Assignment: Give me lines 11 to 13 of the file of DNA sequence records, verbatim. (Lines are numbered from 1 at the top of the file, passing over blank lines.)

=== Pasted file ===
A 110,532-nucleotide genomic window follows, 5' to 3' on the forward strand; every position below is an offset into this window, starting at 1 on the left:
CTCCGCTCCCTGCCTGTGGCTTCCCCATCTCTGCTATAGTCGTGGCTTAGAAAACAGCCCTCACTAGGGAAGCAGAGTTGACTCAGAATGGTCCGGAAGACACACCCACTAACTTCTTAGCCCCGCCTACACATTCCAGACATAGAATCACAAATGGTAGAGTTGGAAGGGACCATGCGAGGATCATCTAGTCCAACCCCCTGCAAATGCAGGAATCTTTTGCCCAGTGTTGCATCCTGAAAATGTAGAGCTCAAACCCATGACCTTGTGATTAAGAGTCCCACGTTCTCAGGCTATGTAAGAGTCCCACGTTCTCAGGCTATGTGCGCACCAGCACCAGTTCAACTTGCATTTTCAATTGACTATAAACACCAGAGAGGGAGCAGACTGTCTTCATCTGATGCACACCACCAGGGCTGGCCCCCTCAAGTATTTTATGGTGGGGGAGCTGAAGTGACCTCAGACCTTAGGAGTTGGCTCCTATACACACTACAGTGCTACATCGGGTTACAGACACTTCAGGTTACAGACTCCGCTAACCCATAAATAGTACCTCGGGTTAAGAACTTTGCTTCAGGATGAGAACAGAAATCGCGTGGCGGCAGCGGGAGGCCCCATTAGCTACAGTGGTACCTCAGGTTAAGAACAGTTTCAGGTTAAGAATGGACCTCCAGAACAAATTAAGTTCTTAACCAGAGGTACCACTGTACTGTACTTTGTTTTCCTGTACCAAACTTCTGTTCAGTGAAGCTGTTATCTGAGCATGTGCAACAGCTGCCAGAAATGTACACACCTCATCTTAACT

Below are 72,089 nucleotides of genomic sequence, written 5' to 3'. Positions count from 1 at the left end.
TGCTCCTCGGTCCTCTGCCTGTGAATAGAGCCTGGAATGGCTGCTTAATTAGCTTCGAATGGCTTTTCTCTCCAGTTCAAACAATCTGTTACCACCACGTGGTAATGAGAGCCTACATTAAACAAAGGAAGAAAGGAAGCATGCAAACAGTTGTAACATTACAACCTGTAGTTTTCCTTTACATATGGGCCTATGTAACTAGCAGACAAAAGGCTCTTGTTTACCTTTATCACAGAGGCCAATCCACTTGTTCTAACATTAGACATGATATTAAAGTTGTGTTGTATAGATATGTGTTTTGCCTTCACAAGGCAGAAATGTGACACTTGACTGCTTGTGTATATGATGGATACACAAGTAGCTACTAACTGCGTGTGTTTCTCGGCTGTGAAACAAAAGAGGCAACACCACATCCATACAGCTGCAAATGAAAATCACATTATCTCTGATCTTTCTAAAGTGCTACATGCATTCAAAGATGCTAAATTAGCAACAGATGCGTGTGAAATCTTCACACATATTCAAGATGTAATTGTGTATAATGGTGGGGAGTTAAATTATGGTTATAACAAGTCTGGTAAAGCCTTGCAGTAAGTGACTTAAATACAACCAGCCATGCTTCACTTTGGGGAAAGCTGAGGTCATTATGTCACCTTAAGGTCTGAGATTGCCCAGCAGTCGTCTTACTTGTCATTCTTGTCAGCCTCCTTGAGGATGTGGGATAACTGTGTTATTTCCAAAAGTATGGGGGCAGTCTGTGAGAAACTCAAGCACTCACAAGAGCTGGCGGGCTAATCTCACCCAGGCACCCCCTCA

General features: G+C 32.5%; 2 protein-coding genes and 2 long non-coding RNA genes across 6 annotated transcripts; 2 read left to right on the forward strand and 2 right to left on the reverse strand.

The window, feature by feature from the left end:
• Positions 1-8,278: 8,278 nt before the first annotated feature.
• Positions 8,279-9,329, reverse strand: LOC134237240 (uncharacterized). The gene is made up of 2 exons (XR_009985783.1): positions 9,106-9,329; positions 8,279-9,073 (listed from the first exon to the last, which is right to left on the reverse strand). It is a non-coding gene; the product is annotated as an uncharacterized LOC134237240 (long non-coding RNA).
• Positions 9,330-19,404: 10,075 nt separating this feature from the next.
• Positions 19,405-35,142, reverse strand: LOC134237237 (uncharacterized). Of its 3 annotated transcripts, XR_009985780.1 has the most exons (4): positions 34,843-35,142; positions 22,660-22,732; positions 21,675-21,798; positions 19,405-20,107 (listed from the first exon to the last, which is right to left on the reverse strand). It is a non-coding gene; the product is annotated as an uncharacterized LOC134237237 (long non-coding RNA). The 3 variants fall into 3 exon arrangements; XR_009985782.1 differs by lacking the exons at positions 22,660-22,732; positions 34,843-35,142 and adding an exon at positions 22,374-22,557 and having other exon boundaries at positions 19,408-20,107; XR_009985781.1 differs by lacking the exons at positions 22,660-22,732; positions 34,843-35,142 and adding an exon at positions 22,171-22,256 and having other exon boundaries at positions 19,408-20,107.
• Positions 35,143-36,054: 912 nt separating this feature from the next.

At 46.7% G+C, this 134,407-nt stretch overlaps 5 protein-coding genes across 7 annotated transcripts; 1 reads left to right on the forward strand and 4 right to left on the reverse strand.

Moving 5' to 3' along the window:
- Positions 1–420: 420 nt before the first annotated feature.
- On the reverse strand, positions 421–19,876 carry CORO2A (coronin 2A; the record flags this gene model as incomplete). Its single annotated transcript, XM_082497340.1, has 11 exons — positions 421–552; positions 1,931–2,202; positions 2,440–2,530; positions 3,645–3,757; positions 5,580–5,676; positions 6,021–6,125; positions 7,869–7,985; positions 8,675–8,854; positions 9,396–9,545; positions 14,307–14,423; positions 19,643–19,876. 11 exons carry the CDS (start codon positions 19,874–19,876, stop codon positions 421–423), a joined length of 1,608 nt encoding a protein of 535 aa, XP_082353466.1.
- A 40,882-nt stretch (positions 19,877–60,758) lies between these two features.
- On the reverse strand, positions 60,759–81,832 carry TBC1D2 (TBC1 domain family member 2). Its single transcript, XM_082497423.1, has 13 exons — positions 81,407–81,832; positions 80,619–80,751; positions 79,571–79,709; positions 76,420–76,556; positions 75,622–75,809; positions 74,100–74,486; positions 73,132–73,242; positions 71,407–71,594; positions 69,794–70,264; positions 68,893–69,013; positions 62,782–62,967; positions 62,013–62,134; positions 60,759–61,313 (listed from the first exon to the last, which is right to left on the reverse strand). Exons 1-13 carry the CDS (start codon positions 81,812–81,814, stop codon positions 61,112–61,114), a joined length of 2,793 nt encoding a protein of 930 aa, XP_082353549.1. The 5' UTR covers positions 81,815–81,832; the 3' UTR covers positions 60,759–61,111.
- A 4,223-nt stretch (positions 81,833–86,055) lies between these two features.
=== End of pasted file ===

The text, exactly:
• Positions 35,143-36,054: 912 nt separating this feature from the next.

At 46.7% G+C, this 134,407-nt stretch overlaps 5 protein-coding genes across 7 annotated transcripts; 1 reads left to right on the forward strand and 4 right to left on the reverse strand.

Moving 5' to 3' along the window: